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A study to look at the factors that determine the uptake of biosimilars has been launched by the Finnish regulator.

 

FINLAND HAS BEGUN A STUDY ON THE FACTORS INFLUENCING BIOSIMILAR UPTAKE

 

Finnish medicines agency Fimea has begun a study looking at the factors that promote or hinder the use of biosimilar medicines as part of its ongoing efforts to encourage the uptake of cheaper biosimilars and support “pharmaco-political decision-making” in Finland.

 

 

Fimea says that biosimilars are entering the market in increasingly larger numbers and that expectations for curbing the cost of reimbursing biological medicines are “high.” However, it notes that the use of all biological medicines raises questions about “information needs and perspectives that are important to consider in the uptake of biosimilars.”

 

 

The study, which is financed by the social insurance institution (Kela) and supported by the Ministry of Social Affairs and Health, will be based on interviews with physicians treating patients with rheumatic disease, inflammatory bowel disease, psoriasis and diabetes in university and central hospitals across Finland, as well as with patients using biological drugs. Initial results are expected to be published during 2019.

 

 

Biosimilars are seen as part of a wider drive to reduce Kela’s spending on reimbursed medicines – specifically a set of measures introduced at the beginning of 2017 that included the promotion of greater price competition among pharmaceutical products, increasing the rational use of medicines, and the introduction of risk-sharing agreements with pharmaceutical companies.

 

 

As of January last year, doctors in Finland are encouraged to prescribe the cheapest biosimilar product where one is available, in place of the reference drug. The government also stipulated that the reimbursable price of the first biosimilar version could not exceed 70% of the list price of the original product. Moreover, once the biosimilar has been launched, the price of the originator will be reviewed.

 

 

Switching Issues

As for promoting biosimilars through switching, Fimea issued a position paper in May 2015 stating that no safety issues had been raised with the switching of patients from the reference biologic to the biosimilar (and in some cases back again), and that no serious safety signals associated with such switches had been recorded in the EudraVigilance database.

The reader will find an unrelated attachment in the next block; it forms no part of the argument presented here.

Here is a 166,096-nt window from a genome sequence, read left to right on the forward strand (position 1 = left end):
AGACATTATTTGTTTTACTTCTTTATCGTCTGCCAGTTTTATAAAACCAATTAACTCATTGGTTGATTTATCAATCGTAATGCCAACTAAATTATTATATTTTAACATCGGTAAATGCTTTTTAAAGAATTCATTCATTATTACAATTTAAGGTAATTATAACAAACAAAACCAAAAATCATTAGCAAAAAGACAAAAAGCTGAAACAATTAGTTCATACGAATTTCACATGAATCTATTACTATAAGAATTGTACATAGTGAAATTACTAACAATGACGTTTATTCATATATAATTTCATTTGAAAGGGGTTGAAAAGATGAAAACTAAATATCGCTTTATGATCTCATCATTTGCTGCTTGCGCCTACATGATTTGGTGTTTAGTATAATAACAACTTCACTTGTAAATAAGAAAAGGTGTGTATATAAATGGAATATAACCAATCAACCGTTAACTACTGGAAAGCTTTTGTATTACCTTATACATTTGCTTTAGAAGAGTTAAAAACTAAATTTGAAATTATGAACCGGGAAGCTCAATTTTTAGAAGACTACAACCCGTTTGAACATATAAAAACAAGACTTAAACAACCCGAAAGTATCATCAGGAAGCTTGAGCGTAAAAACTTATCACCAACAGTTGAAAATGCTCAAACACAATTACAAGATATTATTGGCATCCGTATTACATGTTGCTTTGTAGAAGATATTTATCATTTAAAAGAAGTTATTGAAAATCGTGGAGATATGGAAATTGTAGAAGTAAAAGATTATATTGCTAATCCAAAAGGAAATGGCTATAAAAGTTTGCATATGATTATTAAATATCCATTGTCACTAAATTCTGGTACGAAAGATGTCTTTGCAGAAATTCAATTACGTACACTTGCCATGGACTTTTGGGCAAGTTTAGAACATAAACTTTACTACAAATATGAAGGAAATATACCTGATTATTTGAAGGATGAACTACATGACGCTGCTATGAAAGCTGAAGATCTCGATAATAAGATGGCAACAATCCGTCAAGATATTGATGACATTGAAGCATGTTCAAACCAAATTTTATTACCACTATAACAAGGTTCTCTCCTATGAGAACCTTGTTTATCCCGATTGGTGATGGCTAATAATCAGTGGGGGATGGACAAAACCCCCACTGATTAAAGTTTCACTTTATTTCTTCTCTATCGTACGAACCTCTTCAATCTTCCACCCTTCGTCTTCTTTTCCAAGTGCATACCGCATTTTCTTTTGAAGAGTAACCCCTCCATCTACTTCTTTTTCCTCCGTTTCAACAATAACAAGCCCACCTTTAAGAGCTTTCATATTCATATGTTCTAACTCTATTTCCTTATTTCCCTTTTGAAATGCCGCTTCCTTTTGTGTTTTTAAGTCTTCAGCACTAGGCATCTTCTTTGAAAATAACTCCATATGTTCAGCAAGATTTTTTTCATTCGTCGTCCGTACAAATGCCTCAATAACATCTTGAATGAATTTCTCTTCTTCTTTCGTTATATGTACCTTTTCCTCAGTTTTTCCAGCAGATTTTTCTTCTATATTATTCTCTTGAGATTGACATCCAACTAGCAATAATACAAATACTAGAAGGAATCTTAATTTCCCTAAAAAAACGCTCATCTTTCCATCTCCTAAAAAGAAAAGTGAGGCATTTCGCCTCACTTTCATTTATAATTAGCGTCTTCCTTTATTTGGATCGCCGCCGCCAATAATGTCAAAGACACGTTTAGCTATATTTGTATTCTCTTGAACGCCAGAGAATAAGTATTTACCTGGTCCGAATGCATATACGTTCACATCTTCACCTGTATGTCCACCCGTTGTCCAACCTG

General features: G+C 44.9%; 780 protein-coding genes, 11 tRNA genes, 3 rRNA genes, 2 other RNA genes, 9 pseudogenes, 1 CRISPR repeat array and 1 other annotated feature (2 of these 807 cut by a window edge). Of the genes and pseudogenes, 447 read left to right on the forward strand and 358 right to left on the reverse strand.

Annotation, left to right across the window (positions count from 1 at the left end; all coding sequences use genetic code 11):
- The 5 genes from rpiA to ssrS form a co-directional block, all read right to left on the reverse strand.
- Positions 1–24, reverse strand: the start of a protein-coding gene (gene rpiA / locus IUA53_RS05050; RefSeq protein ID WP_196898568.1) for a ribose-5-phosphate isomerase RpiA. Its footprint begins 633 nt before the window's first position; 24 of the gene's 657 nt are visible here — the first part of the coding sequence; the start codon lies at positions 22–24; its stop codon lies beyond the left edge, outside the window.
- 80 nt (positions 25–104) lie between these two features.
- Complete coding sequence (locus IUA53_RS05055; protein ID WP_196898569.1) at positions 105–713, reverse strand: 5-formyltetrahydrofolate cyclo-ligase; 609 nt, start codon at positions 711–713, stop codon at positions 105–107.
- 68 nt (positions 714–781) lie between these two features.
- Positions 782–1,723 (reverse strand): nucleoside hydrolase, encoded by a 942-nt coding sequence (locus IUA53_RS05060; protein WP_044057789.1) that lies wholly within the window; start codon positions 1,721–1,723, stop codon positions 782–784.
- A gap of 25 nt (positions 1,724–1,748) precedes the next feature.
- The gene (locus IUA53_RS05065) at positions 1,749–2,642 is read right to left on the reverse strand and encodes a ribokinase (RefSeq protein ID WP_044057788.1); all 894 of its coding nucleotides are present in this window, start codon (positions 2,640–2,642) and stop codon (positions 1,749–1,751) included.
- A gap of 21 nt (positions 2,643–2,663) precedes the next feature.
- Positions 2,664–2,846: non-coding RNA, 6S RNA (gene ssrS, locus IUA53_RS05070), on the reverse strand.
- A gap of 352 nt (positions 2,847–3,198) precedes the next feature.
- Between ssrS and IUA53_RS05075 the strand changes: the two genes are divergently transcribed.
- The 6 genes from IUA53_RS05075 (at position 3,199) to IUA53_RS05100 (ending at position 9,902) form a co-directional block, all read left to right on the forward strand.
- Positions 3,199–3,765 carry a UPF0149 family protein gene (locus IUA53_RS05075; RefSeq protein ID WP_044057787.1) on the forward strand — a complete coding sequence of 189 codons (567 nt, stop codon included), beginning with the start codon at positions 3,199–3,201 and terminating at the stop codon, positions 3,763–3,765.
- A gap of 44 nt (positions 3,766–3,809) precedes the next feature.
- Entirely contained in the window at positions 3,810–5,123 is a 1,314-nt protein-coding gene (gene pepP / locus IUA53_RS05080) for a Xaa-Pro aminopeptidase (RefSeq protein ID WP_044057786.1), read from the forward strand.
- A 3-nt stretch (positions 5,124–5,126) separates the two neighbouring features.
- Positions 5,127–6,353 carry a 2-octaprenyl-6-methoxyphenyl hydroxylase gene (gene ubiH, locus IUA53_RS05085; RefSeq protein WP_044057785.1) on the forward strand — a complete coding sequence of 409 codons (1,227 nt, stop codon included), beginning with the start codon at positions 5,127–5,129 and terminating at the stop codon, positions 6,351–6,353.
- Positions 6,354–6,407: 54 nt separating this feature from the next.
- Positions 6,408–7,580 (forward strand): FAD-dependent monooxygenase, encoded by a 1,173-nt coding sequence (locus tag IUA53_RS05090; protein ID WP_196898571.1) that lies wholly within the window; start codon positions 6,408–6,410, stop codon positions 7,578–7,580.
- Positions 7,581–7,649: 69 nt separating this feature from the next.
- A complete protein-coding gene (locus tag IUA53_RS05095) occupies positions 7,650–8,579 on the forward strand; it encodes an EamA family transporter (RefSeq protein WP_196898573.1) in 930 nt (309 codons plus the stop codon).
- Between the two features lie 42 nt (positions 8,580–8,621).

It said its position was therefore that biosimilars were “interchangeable with their reference products under the supervision of a health care person,” although it stressed that its recommendation did not extend to substitution at the pharmacy level.

 

 

As of Jan. 9, 2018, the following biosimilars are available in Finland, according to Fimea:

 

Biosimilar

Substance

Originator

Abasaglar/Lilly

Insulin glargine

Lantus/Sanofi

Accofil/Accord Healthcare

Filgrastim

Neupogen/Amgen

Bemfola/Finox Biotech

Follitropin alfa

Gonal-F/Merck Serono

Binocrit/Sandoz

Epoetin alfa

Eprex/J&J

Inflectra/Hospira

Infliximab

Remicade/J&J

Insulin lispro Sanofi

Insulin lispro

Humalog/Lilly

Nivestim/Hospira

Filgrastim

Neupogen/Amgen

Omnitrope/Sandoz

Somatropin

Genotropin/Pfizer

Ratiograstim/ratiopharm

Filgrastim

Neupogen/Amgen

Remsima/Celltrion

Infliximab

Remicade/J&J

Retacrit/Hospira

Epoetin zeta

Eprex/J&J

Ritemvia/Celltrion

Rituximab

MabThera/Roche

Zarzio/Sandoz

Filgrastim

Neupogen/Amgen

 

 

The savings offered by biosimilars are significant, although as in other countries, these will vary widely depending on the product. According to a Master’s thesis by Maarit Simi at the Oulu University of Applied Sciences, at the beginning of 2017 price differences between reference products and biosimilars varied “hugely,” ranging from 4% to 43%, with the highest difference seen between Celltrion’s Remsima (infliximab) and Johnson & Johnson’s originator Remicade.

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